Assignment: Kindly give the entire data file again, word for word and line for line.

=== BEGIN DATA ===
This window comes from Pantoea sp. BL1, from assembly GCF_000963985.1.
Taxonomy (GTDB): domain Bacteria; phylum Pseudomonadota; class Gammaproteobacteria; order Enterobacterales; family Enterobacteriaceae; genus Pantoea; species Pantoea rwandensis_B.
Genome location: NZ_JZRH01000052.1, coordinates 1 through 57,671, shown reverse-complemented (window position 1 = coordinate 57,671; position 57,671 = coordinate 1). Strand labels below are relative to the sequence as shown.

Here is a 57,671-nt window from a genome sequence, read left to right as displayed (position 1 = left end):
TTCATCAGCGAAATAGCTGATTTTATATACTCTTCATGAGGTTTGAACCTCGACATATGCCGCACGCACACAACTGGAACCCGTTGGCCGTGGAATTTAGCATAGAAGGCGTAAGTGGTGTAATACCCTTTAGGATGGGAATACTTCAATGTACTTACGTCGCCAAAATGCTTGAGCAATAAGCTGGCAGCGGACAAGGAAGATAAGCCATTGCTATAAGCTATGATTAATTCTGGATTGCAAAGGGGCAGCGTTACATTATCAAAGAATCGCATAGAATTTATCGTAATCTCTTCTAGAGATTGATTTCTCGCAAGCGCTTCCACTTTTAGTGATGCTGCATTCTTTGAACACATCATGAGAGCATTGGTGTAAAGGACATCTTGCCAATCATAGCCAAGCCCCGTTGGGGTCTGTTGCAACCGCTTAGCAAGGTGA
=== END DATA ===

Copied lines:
This window comes from Pantoea sp. BL1, from assembly GCF_000963985.1.
Taxonomy (GTDB): domain Bacteria; phylum Pseudomonadota; class Gammaproteobacteria; order Enterobacterales; family Enterobacteriaceae; genus Pantoea; species Pantoea rwandensis_B.
Genome location: NZ_JZRH01000052.1, coordinates 1 through 57,671, shown reverse-complemented (window position 1 = coordinate 57,671; position 57,671 = coordinate 1). Strand labels below are relative to the sequence as shown.

Here is a 57,671-nt window from a genome sequence, read left to right as displayed (position 1 = left end):
TTCATCAGCGAAATAGCTGATTTTATATACTCTTCATGAGGTTTGAACCTCGACATATGCCGCACGCACACAACTGGAACCCGTTGGCCGTGGAATTTAGCATAGAAGGCGTAAGTGGTGTAATACCCTTTAGGATGGGAATACTTCAATGTACTTACGTCGCCAAAATGCTTGAGCAATAAGCTGGCAGCGGACAAGGAAGATAAGCCATTGCTATAAGCTATGATTAATTCTGGATTGCAAAGGGGCAGCGTTACATTATCAAAGAATCGCATAGAATTTATCGTAATCTCTTCTAGAGATTGATTTCTCGCAAGCGCTTCCACTTTTAGTGATGCTGCATTCTTTGAACACATCATGAGAGCATTGGTGTAAAGGACATCTTGCCAATCATAGCCAAGCCCCGTTGGGGTCTGTTGCAACCGCTTAGCAAGGTGA